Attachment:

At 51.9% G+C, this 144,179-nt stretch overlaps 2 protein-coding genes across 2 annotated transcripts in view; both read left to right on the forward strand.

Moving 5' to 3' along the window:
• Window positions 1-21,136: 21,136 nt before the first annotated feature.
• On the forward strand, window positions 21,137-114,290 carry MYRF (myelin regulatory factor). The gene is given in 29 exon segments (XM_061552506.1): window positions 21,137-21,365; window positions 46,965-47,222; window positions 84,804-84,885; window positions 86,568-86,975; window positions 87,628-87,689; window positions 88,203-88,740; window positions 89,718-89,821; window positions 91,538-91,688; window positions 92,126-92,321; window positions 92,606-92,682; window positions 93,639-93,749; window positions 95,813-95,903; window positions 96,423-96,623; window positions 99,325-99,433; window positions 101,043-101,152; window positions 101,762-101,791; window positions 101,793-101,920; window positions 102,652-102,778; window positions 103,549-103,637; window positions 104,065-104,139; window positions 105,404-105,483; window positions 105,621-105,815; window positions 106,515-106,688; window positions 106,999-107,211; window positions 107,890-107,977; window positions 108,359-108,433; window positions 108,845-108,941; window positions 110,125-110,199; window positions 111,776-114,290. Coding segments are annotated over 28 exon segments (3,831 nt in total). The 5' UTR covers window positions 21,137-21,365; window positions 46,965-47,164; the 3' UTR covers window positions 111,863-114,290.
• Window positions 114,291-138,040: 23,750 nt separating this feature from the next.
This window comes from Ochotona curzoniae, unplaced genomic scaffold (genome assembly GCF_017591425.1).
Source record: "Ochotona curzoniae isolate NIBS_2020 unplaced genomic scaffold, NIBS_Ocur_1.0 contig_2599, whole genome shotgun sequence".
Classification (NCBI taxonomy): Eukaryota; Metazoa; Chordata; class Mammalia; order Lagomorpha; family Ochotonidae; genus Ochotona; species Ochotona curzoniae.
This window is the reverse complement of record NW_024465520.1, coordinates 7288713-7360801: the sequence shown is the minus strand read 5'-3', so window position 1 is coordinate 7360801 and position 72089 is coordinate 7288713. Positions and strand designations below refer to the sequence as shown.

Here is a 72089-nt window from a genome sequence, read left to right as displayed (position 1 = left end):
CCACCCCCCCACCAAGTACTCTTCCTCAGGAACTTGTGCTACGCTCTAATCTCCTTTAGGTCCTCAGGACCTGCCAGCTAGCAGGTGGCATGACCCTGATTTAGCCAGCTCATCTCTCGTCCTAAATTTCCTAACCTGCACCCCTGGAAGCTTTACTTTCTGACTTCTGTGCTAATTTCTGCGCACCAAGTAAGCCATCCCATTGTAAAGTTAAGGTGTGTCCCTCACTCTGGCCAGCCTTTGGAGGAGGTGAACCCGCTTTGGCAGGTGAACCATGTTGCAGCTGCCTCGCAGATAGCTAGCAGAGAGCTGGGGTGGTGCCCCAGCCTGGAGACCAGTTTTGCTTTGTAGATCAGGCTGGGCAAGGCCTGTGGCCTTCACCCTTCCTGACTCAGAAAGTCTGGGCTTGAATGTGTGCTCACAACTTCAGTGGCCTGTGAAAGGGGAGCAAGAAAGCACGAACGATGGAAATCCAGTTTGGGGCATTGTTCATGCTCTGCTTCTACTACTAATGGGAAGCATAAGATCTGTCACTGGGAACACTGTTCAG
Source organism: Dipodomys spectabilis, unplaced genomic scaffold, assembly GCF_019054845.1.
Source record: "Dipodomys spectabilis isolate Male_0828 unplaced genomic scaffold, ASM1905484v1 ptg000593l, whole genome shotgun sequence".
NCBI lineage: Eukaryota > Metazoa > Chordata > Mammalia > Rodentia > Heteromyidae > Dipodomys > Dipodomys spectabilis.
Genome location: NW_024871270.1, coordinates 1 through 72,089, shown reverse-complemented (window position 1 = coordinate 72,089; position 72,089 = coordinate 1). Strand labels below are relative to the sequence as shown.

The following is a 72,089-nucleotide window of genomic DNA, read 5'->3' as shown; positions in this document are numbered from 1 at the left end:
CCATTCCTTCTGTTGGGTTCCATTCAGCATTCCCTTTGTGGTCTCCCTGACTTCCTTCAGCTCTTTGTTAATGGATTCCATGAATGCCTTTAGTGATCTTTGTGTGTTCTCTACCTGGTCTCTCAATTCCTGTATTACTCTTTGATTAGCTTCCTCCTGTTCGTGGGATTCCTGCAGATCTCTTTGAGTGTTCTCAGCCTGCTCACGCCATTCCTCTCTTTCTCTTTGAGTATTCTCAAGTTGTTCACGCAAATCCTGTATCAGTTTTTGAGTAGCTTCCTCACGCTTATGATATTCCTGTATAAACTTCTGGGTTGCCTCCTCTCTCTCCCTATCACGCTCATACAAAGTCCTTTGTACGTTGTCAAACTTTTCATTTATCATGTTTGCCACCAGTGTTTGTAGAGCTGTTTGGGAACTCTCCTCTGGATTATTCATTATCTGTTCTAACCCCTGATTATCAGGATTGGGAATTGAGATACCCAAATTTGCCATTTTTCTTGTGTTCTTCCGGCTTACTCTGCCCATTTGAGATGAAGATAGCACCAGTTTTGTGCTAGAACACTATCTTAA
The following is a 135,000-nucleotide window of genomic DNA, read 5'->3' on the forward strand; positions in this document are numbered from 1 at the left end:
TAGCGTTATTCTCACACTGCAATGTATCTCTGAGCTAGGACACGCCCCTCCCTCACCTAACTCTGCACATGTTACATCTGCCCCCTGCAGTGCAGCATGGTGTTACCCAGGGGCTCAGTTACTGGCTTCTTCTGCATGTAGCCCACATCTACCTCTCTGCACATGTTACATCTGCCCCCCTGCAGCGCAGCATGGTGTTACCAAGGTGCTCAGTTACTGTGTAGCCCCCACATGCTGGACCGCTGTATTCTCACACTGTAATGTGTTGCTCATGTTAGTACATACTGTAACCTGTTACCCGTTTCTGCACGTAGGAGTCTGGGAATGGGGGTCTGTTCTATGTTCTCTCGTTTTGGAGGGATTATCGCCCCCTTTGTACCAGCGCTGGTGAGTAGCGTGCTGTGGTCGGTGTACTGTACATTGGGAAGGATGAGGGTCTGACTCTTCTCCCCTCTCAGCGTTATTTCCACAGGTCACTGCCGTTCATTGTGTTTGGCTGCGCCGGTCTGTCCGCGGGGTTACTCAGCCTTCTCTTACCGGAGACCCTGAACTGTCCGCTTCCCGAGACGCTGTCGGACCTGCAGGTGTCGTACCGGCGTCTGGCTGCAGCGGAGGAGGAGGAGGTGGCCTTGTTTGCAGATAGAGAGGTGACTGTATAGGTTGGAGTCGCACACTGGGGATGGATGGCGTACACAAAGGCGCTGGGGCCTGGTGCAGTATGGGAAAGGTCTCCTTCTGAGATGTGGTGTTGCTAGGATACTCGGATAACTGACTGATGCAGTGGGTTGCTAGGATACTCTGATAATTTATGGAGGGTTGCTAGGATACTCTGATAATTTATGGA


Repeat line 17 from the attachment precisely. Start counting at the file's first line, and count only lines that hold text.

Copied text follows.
CCATTCCTTCTGTTGGGTTCCATTCAGCATTCCCTTTGTGGTCTCCCTGACTTCCTTCAGCTCTTTGTTAATGGATTCCATGAATGCCTTTAGTGATCTTTGTGTGTTCTCTACCTGGTCTCTCAATTCCTGTATTACTCTTTGATTAGCTTCCTCCTGTTCGTGGGATTCCTGCAGATCTCTTTGAGTGTTCTCAGCCTGCTCACGCCATTCCTCTCTTTCTCTTTGAGTATTCTCAAGTTGTTCACGCAAATCCTGTATCAGTTTTTGAGTAGCTTCCTCACGCTTATGATATTCCTGTATAAACTTCTGGGTTGCCTCCTCTCTCTCCCTATCACGCTCATACAAAGTCCTTTGTACGTTGTCAAACTTTTCATTTATCATGTTTGCCACCAGTGTTTGTAGAGCTGTTTGGGAACTCTCCTCTGGATTATTCATTATCTGTTCTAACCCCTGATTATCAGGATTGGGAATTGAGATACCCAAATTTGCCATTTTTCTTGTGTTCTTCCGGCTTACTCTGCCCATTTGAGATGAAGATAGCACCAGTTTTGTGCTAGAACACTATCTTAA